Every expat who moves from the United States to Costa Rica has to make some adjustments. Things are slower, more relaxed. The lifestyle is about time with family and friends, not work and material possessions. You won’t find big box stores on every corner…
We’re near the top now when a cloud rushes in, and we’re immersed. Zero visibility. Better slow down and pull over. And that puts us in prime position a few seconds later when the cloud has passed to see the entire valley laid out before us. It’s been just a 45-minute drive from the city below but we’re worlds away. I’m in Costa Rica’s Central Valley.
Bless her heart, but my wife’s friend “Linda” (name changed to protect the embarrassed) has a knack for often saying the “wrong” thing when speaking Spanish. And during her recent visit to our home in Costa Rica she outdid herself. At breakfast she tried to tell the waiter she needed more coffee because she was tired (Estoy cansada) but repeated Estoy casada (“I’m married”) several times…
Last summer, I spent an action-packed month flitting around Europe following my lifetime passions of travel, history, and track and field. How did I pay for it? I found 11 different magazines willing to send me checks in exchange for articles about my experiences. I visit Europe every year for four weeks by selling enough articles in advance to pay for the entire trip. I even manage to bring in a good income over the following year…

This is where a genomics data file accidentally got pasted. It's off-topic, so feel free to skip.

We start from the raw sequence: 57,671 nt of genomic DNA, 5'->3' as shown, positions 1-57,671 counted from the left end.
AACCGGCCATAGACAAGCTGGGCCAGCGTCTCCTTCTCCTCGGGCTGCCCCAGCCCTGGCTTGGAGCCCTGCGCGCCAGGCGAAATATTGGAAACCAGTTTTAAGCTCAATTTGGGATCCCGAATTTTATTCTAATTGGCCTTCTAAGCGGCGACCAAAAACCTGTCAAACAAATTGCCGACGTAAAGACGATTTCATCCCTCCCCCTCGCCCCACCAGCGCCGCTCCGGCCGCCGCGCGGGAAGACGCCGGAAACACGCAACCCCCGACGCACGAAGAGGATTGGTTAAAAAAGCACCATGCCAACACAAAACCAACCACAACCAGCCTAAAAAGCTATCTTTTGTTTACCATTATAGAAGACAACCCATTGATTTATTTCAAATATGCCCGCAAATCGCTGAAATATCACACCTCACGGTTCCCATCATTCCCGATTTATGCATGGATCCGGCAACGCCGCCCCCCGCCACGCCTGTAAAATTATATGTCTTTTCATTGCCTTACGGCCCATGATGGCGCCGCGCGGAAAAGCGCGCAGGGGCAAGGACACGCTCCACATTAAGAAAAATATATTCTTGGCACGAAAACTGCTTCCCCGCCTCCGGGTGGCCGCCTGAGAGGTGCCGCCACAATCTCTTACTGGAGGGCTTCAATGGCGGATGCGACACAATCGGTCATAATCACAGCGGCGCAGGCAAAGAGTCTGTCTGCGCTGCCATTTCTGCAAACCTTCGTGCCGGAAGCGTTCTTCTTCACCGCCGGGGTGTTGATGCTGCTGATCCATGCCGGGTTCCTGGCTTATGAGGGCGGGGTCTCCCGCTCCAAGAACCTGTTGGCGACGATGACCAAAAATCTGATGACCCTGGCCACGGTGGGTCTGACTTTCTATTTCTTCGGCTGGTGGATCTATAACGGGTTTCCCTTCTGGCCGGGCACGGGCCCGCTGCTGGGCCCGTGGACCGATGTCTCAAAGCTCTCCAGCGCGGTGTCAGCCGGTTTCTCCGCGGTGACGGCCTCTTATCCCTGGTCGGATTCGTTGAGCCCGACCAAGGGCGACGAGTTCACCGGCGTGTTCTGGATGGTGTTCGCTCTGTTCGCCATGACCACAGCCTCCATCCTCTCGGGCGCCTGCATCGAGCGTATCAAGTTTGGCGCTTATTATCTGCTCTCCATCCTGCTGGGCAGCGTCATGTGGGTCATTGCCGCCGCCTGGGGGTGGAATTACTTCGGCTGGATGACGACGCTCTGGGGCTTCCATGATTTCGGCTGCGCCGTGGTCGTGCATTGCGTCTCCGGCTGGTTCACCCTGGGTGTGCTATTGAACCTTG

They come to enjoy fresh fruits and veggies that go straight from the farm to market to your kitchen—for a half to a third of what you’d pay in the U.S. And then there’s the climate—one of the best in the world. It’s cool in the mountains year-round. It warms up along the coast but there are sea breezes to cool things off and shady trees by the beach to enjoy a cold beer under.
“Fish don’t live in ugly places” is Captain Ron Saunders’ motto. And that’s certainly true of his home of seven years, Lake Arenal, in the highlands three hours west of Costa Rica’s capital, San José. The 50-year-old former custom cabinet-maker from Las Vegas is living his dream here. A lifelong ﬁsherman, he turned his passion into a business—charter ﬁshing…
Moving into a “furnished” rental is always a bit of a risk. You never know if you’re going to get cheap particle board pieces or whatever cast offs your landlord could scrounge up. But when we moved to our new home in Costa Rica, we were totally shocked. Everything from the bed frames to the dining table was solid, high-quality tropical hardwood.
On a dusty corner in Panama City’s Casco Viejo sector, there is a bar/restaurant. It doesn’t look like much, but the name on the sign makes passersby stop and puzzle: Mojitos sin Mojitos. In English it means, “Mojitos without Mojitos.” Weekend nights, the place is full to overflowing. There are hipsters from the local art scene…young bankers from the financial district…backpackers from France.
Erin and Philip Whitley were getting itchy feet. “How do we want to reinvent ourselves?” Erin recalls. Mexico didn’t figure in their plans at that time. But one day a friend mentioned San Miguel de Allende—the scenic artists’ colony and expat haven in Mexico’s Colonial Highlands. “We made some connections here in San Miguel,” says Erin, “and everything just lined up for us.”